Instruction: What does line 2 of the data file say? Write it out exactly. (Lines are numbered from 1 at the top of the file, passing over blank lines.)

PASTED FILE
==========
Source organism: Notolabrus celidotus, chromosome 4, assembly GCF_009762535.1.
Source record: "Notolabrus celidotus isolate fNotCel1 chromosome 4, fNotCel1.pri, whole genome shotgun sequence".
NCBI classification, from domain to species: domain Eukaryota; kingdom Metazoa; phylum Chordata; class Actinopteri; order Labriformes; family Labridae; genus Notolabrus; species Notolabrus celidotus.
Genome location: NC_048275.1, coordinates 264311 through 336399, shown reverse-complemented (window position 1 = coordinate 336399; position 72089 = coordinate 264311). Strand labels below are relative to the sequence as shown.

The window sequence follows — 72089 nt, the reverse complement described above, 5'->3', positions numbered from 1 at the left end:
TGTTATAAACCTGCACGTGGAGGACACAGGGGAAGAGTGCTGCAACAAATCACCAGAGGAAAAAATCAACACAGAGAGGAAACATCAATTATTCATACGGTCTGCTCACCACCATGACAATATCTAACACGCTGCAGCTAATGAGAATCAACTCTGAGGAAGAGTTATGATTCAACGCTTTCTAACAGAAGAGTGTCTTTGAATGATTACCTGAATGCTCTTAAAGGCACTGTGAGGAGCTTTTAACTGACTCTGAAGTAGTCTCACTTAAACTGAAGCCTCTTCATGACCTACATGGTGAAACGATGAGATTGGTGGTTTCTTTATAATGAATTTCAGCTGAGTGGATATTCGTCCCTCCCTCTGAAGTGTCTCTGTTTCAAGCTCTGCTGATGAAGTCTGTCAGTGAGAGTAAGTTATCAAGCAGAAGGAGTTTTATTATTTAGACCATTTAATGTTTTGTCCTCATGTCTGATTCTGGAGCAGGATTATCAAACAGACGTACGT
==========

Source record: "Notolabrus celidotus isolate fNotCel1 chromosome 4, fNotCel1.pri, whole genome shotgun sequence".